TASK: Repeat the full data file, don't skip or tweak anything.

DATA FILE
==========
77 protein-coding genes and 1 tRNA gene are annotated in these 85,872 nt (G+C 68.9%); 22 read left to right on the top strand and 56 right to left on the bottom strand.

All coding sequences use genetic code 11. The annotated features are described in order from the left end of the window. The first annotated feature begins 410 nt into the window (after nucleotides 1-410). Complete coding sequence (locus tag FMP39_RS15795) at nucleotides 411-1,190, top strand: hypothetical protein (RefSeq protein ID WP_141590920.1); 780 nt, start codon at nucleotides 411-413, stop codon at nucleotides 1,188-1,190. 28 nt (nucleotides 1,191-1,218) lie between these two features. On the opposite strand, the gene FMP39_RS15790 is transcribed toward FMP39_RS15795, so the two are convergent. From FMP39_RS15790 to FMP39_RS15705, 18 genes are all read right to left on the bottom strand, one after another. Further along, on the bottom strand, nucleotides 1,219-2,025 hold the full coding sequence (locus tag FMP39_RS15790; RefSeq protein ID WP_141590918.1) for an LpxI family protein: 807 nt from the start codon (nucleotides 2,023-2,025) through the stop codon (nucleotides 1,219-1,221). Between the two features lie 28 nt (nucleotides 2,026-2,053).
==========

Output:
77 protein-coding genes and 1 tRNA gene are annotated in these 85,872 nt (G+C 68.9%); 22 read left to right on the top strand and 56 right to left on the bottom strand.

All coding sequences use genetic code 11. The annotated features are described in order from the left end of the window. The first annotated feature begins 410 nt into the window (after nucleotides 1-410). Complete coding sequence (locus tag FMP39_RS15795) at nucleotides 411-1,190, top strand: hypothetical protein (RefSeq protein ID WP_141590920.1); 780 nt, start codon at nucleotides 411-413, stop codon at nucleotides 1,188-1,190. 28 nt (nucleotides 1,191-1,218) lie between these two features. On the opposite strand, the gene FMP39_RS15790 is transcribed toward FMP39_RS15795, so the two are convergent. From FMP39_RS15790 to FMP39_RS15705, 18 genes are all read right to left on the bottom strand, one after another. Further along, on the bottom strand, nucleotides 1,219-2,025 hold the full coding sequence (locus tag FMP39_RS15790; RefSeq protein ID WP_141590918.1) for an LpxI family protein: 807 nt from the start codon (nucleotides 2,023-2,025) through the stop codon (nucleotides 1,219-1,221). Between the two features lie 28 nt (nucleotides 2,026-2,053).